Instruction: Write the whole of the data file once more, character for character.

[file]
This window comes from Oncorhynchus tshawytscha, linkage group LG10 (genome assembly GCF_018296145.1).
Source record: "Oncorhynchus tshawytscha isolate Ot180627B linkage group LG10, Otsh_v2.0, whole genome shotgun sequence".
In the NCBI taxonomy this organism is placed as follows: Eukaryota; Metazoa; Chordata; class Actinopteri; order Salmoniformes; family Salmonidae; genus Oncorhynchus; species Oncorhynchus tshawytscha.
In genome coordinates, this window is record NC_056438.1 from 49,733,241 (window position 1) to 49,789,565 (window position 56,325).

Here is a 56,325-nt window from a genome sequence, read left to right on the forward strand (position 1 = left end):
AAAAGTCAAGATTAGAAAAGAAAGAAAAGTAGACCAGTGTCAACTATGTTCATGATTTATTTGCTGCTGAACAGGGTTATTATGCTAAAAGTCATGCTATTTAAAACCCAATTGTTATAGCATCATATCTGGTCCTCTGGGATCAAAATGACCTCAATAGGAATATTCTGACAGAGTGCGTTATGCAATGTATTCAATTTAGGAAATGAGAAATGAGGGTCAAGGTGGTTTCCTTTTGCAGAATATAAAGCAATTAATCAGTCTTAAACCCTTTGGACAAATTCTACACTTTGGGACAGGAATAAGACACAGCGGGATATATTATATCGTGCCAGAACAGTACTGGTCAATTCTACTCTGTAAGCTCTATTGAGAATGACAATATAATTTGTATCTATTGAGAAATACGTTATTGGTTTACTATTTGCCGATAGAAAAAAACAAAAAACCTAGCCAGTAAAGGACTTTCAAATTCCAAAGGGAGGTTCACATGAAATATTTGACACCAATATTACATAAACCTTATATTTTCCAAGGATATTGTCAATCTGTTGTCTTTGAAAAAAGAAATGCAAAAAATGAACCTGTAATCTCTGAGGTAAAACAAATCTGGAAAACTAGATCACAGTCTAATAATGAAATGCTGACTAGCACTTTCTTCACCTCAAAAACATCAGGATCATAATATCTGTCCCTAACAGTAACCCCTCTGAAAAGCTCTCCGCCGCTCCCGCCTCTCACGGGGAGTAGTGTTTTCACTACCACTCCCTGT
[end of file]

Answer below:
This window comes from Oncorhynchus tshawytscha, linkage group LG10 (genome assembly GCF_018296145.1).
Source record: "Oncorhynchus tshawytscha isolate Ot180627B linkage group LG10, Otsh_v2.0, whole genome shotgun sequence".
In the NCBI taxonomy this organism is placed as follows: Eukaryota; Metazoa; Chordata; class Actinopteri; order Salmoniformes; family Salmonidae; genus Oncorhynchus; species Oncorhynchus tshawytscha.
In genome coordinates, this window is record NC_056438.1 from 49,733,241 (window position 1) to 49,789,565 (window position 56,325).

Here is a 56,325-nt window from a genome sequence, read left to right on the forward strand (position 1 = left end):
AAAAGTCAAGATTAGAAAAGAAAGAAAAGTAGACCAGTGTCAACTATGTTCATGATTTATTTGCTGCTGAACAGGGTTATTATGCTAAAAGTCATGCTATTTAAAACCCAATTGTTATAGCATCATATCTGGTCCTCTGGGATCAAAATGACCTCAATAGGAATATTCTGACAGAGTGCGTTATGCAATGTATTCAATTTAGGAAATGAGAAATGAGGGTCAAGGTGGTTTCCTTTTGCAGAATATAAAGCAATTAATCAGTCTTAAACCCTTTGGACAAATTCTACACTTTGGGACAGGAATAAGACACAGCGGGATATATTATATCGTGCCAGAACAGTACTGGTCAATTCTACTCTGTAAGCTCTATTGAGAATGACAATATAATTTGTATCTATTGAGAAATACGTTATTGGTTTACTATTTGCCGATAGAAAAAAACAAAAAACCTAGCCAGTAAAGGACTTTCAAATTCCAAAGGGAGGTTCACATGAAATATTTGACACCAATATTACATAAACCTTATATTTTCCAAGGATATTGTCAATCTGTTGTCTTTGAAAAAAGAAATGCAAAAAATGAACCTGTAATCTCTGAGGTAAAACAAATCTGGAAAACTAGATCACAGTCTAATAATGAAATGCTGACTAGCACTTTCTTCACCTCAAAAACATCAGGATCATAATATCTGTCCCTAACAGTAACCCCTCTGAAAAGCTCTCCGCCGCTCCCGCCTCTCACGGGGAGTAGTGTTTTCACTACCACTCCCTGT